Binary options offers us an easy way to trade fluctuations in prices on varying global markets. Traders should be able to understand the risk and rewards of these popularly misconstrued financial instruments. The traditional options that are well suited for traditional investors differ from binary options. If traded, it becomes clear that these options yield varying payouts, risk, fees, asides its utterly unique liquidity structure and investment model.
It was just only recently that we saw binary options (later half of 2012 and into 2013) coming into limelight, with a bulk of investors raising concerns over regulations and legalities. This concerns were imminent for traders especially in the United States, where regulations and laws are constantly evolving. These are the two major worries bothering this issue. Legalities surrounding the brokerage firms offering binary options and legalities bothering the real binary option investors, i.e. most likely you.
Binary options that are traded outside the United States are basically tailored differently to those open to investors in the U.S. Binary options becomes an alternative when opting on speculating or hedging, only if the investor totally comprehends the two possible outcomes of these exotic options. There was a scenario (sometime in June 2013) in which a Cyprus-based firm was charged by the Securities and Exchange Commission with selling binary options illegally to investors in the United States, having warned American investors on the potential risks of such investment within the same period.
Binary options which is best known as digital options has been around for quite some time. Overtime, trading this instrument has been carried out as an over-the-counter transaction, with little or no regulations at all. The Chicago Board Options Exchange, CBOE, was formed in 1973 and offered investors a medium that could be used to trade options.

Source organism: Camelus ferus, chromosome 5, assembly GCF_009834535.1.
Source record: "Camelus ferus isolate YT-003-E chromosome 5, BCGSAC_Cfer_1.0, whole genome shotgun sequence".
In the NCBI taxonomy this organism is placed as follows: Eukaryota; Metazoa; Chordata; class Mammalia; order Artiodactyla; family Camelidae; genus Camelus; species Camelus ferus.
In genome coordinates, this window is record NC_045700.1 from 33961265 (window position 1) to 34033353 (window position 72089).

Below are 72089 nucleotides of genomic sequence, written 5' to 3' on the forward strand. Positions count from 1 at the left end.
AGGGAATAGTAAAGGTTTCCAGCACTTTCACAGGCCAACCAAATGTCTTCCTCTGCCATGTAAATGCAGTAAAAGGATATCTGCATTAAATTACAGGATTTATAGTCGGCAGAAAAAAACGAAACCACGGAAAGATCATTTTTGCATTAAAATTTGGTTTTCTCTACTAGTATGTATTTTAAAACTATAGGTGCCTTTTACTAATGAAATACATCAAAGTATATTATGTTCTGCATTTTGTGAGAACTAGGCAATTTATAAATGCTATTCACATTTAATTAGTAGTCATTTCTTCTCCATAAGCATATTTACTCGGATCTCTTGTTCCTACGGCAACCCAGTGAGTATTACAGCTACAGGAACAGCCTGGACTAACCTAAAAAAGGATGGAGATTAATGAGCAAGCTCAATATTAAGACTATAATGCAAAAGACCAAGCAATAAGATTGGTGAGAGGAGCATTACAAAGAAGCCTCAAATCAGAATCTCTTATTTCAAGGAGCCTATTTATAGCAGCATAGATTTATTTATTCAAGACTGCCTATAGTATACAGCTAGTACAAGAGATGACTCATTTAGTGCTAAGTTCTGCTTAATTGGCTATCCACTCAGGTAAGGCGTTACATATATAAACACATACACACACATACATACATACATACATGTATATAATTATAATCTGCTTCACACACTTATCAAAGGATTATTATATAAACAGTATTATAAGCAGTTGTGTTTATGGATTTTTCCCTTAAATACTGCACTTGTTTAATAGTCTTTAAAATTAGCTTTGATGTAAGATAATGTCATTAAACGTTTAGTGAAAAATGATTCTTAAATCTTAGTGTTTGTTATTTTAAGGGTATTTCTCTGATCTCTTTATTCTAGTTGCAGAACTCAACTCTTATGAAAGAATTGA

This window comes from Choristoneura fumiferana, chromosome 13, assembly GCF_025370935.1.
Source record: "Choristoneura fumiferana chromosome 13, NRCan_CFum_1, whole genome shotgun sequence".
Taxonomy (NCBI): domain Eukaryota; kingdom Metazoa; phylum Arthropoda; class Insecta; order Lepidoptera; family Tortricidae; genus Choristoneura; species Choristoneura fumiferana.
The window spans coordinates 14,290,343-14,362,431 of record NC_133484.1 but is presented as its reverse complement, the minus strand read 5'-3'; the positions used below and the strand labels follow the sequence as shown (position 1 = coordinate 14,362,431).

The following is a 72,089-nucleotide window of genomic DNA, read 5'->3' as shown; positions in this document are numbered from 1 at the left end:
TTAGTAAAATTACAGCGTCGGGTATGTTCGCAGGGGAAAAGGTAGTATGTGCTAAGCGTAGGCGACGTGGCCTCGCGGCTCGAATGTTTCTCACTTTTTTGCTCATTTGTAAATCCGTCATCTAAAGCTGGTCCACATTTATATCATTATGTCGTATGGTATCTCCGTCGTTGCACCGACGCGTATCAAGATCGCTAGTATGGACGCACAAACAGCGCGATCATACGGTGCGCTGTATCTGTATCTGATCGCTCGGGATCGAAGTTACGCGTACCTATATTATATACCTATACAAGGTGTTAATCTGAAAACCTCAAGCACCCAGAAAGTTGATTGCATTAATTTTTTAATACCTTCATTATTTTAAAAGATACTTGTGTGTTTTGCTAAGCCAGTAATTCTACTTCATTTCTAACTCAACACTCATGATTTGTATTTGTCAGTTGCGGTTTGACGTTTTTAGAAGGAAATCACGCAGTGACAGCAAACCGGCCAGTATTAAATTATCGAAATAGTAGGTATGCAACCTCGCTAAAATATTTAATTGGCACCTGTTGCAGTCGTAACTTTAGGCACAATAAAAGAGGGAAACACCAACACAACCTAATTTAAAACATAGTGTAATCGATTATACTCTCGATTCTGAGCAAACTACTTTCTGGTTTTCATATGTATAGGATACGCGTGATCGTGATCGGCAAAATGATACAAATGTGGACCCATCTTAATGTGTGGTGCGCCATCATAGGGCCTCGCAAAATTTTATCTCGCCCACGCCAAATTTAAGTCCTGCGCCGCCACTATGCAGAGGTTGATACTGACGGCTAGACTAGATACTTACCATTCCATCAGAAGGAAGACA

As time went by, Options Clearing Corporation, OCC, started regulating over-the-counter operations to ensure that investors were basically adhering to the rules as regards buying and selling what they mentioned. Any investor who violates these rules stands the chance of getting a temporal or permanent ban.
It was only in 2007 that the OCC initiated a change of rules, evidently bringing about binary options trading on major markets. It was subsequently passed into law in 2008 after getting approval from the Securities and Exchange Commission. The American Stock Exchange became the first exchange in the world to list binary options in May 2008, and subsequently in June 2008 the CBOE began listing binary options as well.
Regulation and Transparency
There are binary options brokers out there who’re regulated, while others are not. In general, government regulation for binary options brokers is not as strict as regulations for forex brokers. It should be stated that regulation does not essentially mean instant reputation and reliability, as well as a legitimate place to trade.
Binary options is no scam, as it is a legal way to trade stocks, forex, commodities and indices. Possible scams arise from traders engaging brokerage firms that aren’t reputable or when they chase after firms with ads promising 300% returns within an hour. However those returns are a possibility but the accompanying risk is high, which is not mentioned in those ad campaigns.